Talk:in the name of the Father, and of the Son, and of the Holy Spirit

Definition from Wiktionary, the free dictionary
Jump to: navigation, search

Is this phrase always followed by a form of Amen? If so, should all the translations be modified, and the entry moved? SemperBlotto 12:26, 13 February 2010 (UTC)

It ends in Amen in the Catholic Holy Rosary. The Book of Matthew describes the trinity in this order by itself. Mike Halterman 12:32, 13 February 2010 (UTC)
So in short, to answer your question, no, not always. Mike Halterman 12:36, 13 February 2010 (UTC)


I don't understand the "definition". Equinox 11:50, 5 July 2010 (UTC)

Deletion debate[edit]

Keep tidy.svg

The following information has failed Wiktionary's deletion process.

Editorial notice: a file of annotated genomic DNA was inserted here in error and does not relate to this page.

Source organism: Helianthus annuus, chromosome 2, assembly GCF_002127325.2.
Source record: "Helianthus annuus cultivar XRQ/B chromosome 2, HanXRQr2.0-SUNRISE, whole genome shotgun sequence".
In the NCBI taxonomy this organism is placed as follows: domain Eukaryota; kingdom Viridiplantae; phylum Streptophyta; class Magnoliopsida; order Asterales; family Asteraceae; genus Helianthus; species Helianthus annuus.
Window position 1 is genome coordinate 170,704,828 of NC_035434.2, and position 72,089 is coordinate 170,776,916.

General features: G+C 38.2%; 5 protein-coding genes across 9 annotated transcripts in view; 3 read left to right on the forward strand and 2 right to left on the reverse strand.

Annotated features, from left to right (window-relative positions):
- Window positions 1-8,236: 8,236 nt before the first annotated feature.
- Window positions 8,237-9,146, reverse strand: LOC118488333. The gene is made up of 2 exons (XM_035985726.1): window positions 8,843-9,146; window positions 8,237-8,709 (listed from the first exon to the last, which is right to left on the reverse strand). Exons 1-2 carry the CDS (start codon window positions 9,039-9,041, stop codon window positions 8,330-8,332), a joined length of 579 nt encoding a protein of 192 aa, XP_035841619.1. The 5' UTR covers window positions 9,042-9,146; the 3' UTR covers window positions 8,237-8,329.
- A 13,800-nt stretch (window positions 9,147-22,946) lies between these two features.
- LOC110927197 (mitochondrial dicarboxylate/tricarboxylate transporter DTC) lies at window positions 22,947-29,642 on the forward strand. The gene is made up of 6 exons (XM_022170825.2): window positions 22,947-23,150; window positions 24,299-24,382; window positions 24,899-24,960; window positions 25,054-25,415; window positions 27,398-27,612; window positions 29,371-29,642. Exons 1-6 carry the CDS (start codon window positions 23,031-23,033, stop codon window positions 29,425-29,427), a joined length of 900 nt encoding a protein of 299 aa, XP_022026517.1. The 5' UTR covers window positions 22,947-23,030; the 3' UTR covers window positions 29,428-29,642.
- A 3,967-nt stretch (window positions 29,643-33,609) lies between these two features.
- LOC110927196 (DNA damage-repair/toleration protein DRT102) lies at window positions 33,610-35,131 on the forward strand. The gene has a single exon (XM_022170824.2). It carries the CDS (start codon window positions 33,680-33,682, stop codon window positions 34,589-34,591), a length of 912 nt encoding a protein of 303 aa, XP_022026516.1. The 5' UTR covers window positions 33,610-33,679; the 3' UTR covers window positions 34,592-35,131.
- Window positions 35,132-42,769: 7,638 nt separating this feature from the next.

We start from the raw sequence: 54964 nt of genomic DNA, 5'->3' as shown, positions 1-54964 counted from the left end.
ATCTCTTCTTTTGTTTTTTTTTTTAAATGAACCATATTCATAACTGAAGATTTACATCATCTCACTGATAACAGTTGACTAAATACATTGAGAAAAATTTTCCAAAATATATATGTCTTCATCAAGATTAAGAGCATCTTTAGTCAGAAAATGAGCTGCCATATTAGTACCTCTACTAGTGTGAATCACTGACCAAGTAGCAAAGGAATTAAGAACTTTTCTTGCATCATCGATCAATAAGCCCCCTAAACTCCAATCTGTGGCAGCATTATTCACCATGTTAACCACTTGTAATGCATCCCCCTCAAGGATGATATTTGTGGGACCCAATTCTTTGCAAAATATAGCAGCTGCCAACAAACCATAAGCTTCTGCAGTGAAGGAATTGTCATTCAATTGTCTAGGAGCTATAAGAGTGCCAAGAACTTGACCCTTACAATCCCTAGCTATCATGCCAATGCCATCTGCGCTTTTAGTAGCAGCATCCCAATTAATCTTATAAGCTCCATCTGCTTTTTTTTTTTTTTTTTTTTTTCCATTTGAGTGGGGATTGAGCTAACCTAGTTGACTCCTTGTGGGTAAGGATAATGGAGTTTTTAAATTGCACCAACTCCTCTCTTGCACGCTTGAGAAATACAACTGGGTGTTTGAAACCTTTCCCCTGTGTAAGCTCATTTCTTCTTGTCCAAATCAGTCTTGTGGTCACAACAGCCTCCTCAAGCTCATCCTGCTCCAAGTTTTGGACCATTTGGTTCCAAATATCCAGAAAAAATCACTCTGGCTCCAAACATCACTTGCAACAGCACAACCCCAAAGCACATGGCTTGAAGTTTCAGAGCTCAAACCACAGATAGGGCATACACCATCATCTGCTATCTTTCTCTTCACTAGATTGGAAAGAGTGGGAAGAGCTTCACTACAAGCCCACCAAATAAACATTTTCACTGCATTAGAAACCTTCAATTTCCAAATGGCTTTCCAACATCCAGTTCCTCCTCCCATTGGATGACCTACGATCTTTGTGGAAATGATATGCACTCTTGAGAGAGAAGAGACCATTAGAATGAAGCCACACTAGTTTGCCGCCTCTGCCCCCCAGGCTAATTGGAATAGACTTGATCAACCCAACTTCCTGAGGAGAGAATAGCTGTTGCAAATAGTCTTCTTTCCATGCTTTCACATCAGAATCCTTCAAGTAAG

It should not be re-entered without careful consideration.

in the name of the Father, and of the Son, and of the Holy Spirit[edit]

Not an Engish idiom, it's just a line from the Bible. Albeit a well-known one. Would we keep for ever and ever, amen? Mglovesfun (talk) 12:01, 5 July 2010 (UTC)

It is a catchphrase that persists outside the ritual be virtue of frequent repetition within the ritual. All religious phrases have an advantage of frequent repetition. But one could argue that all uses as part of a rite are not independent. Only the religious connotations make this something that is not NISoP. Those connotations seem extra-semantic to me. DCDuring TALK 12:41, 5 July 2010 (UTC)
I can only say I've never heard it like that. I only know it from the Lord's Prayer. Mglovesfun (talk) 12:55, 5 July 2010 (UTC)
It's not part of the Lord's Prayer. It does seem to be part of FIFA, at least for many players on Latin American and European teams. It usually accompanies the sign of the cross. DCDuring TALK 16:08, 5 July 2010 (UTC)

Move to in the name of the Father or delete. DAVilla 06:34, 11 July 2010 (UTC)

Deleted.​—msh210 (talk) 16:02, 28 October 2010 (UTC)